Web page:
The previously smaller slum of Banshigat. where we have been working the longest, has become so overcrowded due to pandemia-induced unemployment that it now houses 2000 people. Here, houses and shacks are registered by the state, and the "homeowners" have divided their abodes into several tiny rooms to rent to the needy for expensive money. The poor do not mind at all to exploit the poorer: Up to 7 or 8 people live together in each room. Of course, there is no running water, cooking is done in the room, and the outhouse is shared with several other families. The settlement is currently affected not only by the covid, a kind of flu affects adults and children. No one knows for sure at first if it is the Delta virus, because the symptoms are similar, and the sick lack the money to afford the expensive PCR test. Again, our nutritious porridge is highly important because the unemployed parents cannot provide balanced meals for their children. Even though it is forbidden for sanitary reasons, the little children come to the kindergarten every day. They get their porridge and are taught for 4 hours by Neer, because after these 18 months without school their learning ability has drastically decreased and they have already forgotten what they have learned.

Our non-settled Maute people from southern Nepal are worse off than ever. They cannot bleach their dark skin, and they are considered thieves by most Nepalese. Since they were chased away from their camp last January, they had to rent cheap tin huts for a lot of money and of course they were not able to pay the rent at the end of the month. They had no choice but to rebuild their plastic tent camp on the banks of the foul-smelling Bagmati River, which carries all the capital's feces. The men try to hire themselves out as heavy laborers, but even there they are rejected. They have started going to villages outside Kathmandu to sell their homemade "remedies" to the farmers. They don't earn much from this because the farmers are also poor, but they are compensated in the form of vegetables, eggs, and sometimes chicks.

Meanwhile, the women go to different temples with their babies and beg. On the way, they stop in front of every house in the wealthy neighborhoods and ask for used clothes. The clothes we buy for the children are unusable after three months because they cannot stand the dirt and frequent hand washing. From the scraps, the women weave blankets and small colorful rugs, which they then try to sell. You might also notice how much cleaner our Maute people look in the new photos: The women told Muna that the Germans who keep them alive through donations should be proud of them, so they wanted to look good and clean in the pictures. They were poor, they said, but they would be very ashamed if their benefactors saw them in their dirty rags.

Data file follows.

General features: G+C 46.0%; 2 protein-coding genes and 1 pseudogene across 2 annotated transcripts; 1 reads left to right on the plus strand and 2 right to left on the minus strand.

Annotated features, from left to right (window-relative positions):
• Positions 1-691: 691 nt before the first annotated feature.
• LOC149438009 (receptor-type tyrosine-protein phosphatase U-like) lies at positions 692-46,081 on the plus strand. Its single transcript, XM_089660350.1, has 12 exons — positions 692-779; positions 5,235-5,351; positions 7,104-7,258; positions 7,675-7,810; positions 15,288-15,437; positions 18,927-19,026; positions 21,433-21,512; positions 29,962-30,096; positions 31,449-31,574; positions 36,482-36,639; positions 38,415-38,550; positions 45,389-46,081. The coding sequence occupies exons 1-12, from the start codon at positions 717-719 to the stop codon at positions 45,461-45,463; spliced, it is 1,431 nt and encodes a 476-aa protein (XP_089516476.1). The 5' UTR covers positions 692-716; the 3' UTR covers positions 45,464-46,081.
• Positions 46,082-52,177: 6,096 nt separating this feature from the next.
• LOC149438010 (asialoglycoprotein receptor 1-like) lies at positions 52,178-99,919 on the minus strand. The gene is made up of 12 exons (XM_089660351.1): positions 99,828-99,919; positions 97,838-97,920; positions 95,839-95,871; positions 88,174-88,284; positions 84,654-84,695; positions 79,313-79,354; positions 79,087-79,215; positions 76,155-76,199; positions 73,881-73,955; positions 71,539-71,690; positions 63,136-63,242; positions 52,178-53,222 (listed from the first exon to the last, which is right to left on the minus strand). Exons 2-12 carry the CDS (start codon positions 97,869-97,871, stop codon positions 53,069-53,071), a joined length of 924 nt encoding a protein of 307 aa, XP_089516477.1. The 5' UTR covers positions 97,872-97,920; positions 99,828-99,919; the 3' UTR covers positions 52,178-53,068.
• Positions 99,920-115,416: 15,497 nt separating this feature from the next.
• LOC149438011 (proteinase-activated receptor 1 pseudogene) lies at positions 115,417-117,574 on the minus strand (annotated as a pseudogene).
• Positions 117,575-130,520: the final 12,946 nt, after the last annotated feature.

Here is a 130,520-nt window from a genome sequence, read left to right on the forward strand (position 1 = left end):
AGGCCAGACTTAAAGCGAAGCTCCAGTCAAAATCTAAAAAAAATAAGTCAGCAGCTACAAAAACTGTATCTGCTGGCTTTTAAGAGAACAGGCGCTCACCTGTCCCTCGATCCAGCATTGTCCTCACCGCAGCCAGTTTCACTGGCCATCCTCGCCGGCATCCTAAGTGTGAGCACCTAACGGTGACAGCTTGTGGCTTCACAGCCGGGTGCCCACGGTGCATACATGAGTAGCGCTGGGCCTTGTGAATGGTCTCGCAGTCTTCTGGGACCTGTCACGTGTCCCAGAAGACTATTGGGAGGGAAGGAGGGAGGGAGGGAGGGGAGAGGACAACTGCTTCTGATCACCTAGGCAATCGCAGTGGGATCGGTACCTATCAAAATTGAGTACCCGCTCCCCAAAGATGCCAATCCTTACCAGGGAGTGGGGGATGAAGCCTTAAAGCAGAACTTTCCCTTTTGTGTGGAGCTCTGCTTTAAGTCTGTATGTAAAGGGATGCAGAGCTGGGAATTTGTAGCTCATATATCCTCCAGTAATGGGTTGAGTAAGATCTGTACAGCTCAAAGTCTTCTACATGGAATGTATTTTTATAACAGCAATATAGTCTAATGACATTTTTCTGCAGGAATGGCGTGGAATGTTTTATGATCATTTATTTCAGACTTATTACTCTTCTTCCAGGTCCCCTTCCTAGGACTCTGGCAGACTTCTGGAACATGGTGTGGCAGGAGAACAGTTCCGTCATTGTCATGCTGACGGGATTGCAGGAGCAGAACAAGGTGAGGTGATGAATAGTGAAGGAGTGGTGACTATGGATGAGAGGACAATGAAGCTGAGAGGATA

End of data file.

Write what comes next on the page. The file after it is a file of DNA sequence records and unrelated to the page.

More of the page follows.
Again, despite lockdown, Muna and Sushma teach part-time under our tent school. The Maute children have become serious students. They really enjoy learning and can now even read simple children's books. Muna and Sushma especially enjoy teaching them because they hope that after the Covid crisis these disadvantaged children will reach the level of the other Nepalese students. It also gives courage to the mothers to endure these hard times: they hope that their children will have it better than them later. Because of the daily porridge and food that the Maute people get from us, the children are healthy and no one in the community has fallen ill with covid, but these people who used to be cheerful are now plagued with worries because they depend on us for their food. Just the basic foods needed by the clan [rice, soy, beans, lentils, etc...] cost us €1000 every month, not counting the expensive milk porridge and everything else we buy for the children.

The virus and its variant have severely affected our lives in developed countries, but poor countries like Nepal have already lost much more: due to unemployment, their citizens are slipping back more and more into suffering and poverty. Thank you to all of you who are supporting us. We'll be back in touch in December with donation receipts for 2021.

Warmest regards
Elisabeth Montet